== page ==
Sara Ravasio, researcher and Ph.d candidate at the Institute for Research in Biomedicine (IRB), is member of the Immune Regulation research group, under the supervision of Antonio Lanzavecchia, IRB Director. This interview tells the story of a budding scientist, her motivations and her views on biomedical science in society.
What brought you to Bellinzona and why did you choose the IRB?
After graduating at the University of Pavia in Medicinal Chemistry and Pharmaceutical Technology, I had the opportunity to work in the pharmaceutical industry, but deep down I felt the urge to continue with scientific research in the field. I was aware of the quality and excellence of the universities and research institutes in Switzerland, and after browsing the Web, I eventually landed on the IRB. I was thrilled by the research conducted in Bellinzona, so I decided to contact the Institute by e-mail, and after a successful interview I was offered a position as doctoral student. I accepted the offer, even though in the meantime I had a competing offer from ETH Zurich and from a few other institutes.
Therefore, your decision was not only a question of language…
Not at all. Actually, at the beginning I was hesitant towards the IRB because I would have liked to change environment completely. However, I realized that research is fuelled by passion, because it is an activity that requires considerable time and effort. I therefore chose the IRB, which since January 2015 has consistently provided me with motivation and new perspectives.
What is your activity at IRB?
I am in the Research Group of Professor Antonio Lanzavecchia, which focuses on identifying and characterising monoclonal antibodies. In particular, I am interested in studying a rare and, unfortunately, lethal condition called Light-Chain Amyloidosis. The light-chain of antibodies in certain still not fully understood conditions are capable of forming amyloid aggregates that are deposited in the target organs, for instance the heart, thus causing the hardening of the cardiac muscle and a direct intoxication of the organ, which could lead to the patient’s death within just a few months from the diagnosis.
Is this a common disease?
No, it is considered one of the so-called rare diseases, which however are very difficult to diagnose and therefore it is presumed that many people are affected by them without knowing so. Our goal is to identify which factors can lead the light-chains to aggregate and to exert a toxic function.
How do you feel about the responsibility your work entails in terms of its practical applications, albeit indirectly, in society?
I chose to pursue studies in pharmaceutical chemistry and then continue with a PhD at IRB for the precise reason I wanted to see the practical applications of my endeavours in society.
It sounds like you received a “call”…
Quite right. One must not think that fundamental research is unnecessary or for its own sake, as it often occurred in past eras in which scientists were perceived as detached from society. Today the situation is very different and all is more concrete, tangible: we need to understand the basic mechanisms to enable the general progress of science.
Would you agree in saying that a scientist has more freedom working in an institute rather than operating in a research laboratory or in the industry?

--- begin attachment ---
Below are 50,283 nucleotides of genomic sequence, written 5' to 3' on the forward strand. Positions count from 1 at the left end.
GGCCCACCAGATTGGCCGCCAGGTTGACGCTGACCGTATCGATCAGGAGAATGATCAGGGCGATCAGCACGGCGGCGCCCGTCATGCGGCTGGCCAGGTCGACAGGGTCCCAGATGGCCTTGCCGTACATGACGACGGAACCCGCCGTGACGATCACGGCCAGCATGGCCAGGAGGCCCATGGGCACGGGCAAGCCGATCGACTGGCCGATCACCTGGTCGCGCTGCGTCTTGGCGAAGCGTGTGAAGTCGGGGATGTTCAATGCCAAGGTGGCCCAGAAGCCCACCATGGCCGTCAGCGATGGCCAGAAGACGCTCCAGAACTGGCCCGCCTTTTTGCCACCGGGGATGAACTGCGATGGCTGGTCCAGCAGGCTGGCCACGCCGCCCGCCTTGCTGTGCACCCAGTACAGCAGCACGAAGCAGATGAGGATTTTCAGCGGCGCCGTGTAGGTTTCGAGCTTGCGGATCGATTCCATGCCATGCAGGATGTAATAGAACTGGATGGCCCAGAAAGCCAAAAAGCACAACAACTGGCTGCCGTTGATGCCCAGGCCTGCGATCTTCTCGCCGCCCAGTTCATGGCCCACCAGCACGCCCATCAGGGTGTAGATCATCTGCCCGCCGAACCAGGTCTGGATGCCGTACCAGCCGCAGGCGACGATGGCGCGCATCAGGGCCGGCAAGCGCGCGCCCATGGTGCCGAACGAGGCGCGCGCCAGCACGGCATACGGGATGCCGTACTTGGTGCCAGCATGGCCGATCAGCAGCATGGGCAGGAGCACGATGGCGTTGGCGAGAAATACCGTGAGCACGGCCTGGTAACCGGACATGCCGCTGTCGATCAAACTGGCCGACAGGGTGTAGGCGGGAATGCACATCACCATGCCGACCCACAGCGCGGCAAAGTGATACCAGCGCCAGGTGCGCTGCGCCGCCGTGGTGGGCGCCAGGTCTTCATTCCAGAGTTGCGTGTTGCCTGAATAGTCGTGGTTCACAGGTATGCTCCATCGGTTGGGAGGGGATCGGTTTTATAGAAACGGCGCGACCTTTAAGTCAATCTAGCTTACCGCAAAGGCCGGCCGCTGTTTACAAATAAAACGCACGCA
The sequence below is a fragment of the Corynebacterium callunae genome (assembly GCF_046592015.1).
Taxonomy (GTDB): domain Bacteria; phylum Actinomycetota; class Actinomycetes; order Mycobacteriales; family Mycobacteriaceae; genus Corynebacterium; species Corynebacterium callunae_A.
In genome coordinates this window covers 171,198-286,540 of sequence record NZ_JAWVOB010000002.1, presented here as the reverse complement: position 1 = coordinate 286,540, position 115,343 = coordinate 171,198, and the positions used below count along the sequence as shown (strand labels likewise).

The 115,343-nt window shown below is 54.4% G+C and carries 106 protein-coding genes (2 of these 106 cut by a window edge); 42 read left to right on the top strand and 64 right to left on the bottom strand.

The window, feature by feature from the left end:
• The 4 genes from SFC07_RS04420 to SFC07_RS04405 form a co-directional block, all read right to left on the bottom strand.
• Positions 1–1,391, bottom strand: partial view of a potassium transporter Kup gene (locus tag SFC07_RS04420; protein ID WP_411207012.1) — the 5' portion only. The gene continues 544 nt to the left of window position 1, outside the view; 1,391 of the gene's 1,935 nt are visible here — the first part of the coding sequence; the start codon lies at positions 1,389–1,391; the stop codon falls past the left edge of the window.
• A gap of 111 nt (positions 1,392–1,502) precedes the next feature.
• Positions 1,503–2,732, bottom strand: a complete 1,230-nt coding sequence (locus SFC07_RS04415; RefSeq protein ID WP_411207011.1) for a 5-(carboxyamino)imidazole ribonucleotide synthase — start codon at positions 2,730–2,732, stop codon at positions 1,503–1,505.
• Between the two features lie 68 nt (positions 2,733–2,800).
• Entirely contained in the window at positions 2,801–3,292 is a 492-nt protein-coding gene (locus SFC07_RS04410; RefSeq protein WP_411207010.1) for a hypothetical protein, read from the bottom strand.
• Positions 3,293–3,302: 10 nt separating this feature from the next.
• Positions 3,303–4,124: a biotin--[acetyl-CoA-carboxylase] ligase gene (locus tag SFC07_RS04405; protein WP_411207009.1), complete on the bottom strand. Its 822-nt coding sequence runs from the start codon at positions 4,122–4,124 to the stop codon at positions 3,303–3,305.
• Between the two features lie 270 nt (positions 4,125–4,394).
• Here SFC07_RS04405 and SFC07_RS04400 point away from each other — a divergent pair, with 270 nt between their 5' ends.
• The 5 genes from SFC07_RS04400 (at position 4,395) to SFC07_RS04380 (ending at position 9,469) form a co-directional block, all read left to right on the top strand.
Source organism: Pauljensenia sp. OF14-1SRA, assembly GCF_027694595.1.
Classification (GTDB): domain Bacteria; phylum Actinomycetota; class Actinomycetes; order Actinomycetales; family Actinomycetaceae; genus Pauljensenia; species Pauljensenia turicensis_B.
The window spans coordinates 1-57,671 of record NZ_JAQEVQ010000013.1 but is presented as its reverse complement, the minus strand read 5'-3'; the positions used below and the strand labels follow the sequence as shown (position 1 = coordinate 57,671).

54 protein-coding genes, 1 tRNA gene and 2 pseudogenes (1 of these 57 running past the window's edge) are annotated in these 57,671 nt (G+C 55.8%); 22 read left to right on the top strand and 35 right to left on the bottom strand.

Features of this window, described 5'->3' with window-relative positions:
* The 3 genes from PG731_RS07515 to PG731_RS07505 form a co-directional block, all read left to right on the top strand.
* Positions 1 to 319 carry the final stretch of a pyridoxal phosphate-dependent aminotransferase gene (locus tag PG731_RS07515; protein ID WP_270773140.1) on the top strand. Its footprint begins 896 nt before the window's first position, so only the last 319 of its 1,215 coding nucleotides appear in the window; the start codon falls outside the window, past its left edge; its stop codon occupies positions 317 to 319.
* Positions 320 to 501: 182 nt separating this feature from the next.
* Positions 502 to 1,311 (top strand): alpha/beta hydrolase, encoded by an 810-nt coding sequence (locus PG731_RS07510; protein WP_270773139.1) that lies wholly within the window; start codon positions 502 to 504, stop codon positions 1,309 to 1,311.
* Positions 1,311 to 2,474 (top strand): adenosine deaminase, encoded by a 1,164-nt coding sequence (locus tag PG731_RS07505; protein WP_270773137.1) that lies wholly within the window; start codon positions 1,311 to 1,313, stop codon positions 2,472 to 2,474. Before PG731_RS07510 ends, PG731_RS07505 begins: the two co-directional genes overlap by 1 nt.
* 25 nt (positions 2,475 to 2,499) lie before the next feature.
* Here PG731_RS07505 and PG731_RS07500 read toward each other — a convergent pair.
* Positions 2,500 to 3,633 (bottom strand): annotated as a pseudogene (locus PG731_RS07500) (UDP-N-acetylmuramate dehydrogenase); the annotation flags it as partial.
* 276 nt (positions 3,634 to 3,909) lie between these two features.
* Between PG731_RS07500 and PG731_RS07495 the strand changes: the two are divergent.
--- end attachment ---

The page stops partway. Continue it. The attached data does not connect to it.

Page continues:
Yes, absolutely. In my case, for instance, I have always had the possibility to interact directly and openly with Prof. Lanzavecchia. The idea of working on light-chain amyloidosis spawned in fact from this sort of dialogue. At the IRB, researchers are free to organise their time and to conduct research to suit their needs. Nevertheless, we spend significant amounts of time in the lab. In fact, the occurrence of time-consuming lab tests require us to remain on site. Alongside my work in the lab, I spend considerable portions of my workdays studying and analysing data. Furthermore, as I am in the IRB PhD programme, I am expected to participate in conferences and research seminars, activities that are an important part of my overall training as a scientist.
Do you use computer simulations as well for your experiments?
I currently collaborate with the Research Group of Dr Andrea Cavalli, who at the IRB works on the development of theoretical and computational methods for the determination of the structure of proteins from sparse experimental data. Dr Cavalli shares an interest in studying amyloidosis, and I find it interesting that we can collaborate and compare results from the laboratory and from computational approaches, such as the so-called molecular dynamic simulation and the large-scale analysis of sequences.
Do you see a future in computational methods, and will lab research thrive?
I believe we should continue in both directions, in parallel. Computer simulations are very interesting for their ability to provide researches with research ideas, which then need to be tested in the lab. The bioinformatic approach is nevertheless a key element in our field because it allows us to analyse vast amounts of data that modern technology provides us with and that cannot be analysed within ‘reasonable’ timespans.
It normally takes years to produce a drug, from scientific discovery to therapy, is this true?
Yes, indeed, but fundamental research has made great strides in streamlining discovery times for potential new drugs, which however must meet specific requirements in terms of safety and non-toxicity. For the safety of patients, it is therefore necessary to follow a procedure set by international organizations such as Swissmedic in Switzerland or EMA in Europe, although in certain specific cases it would be preferred to further reduce the lead times.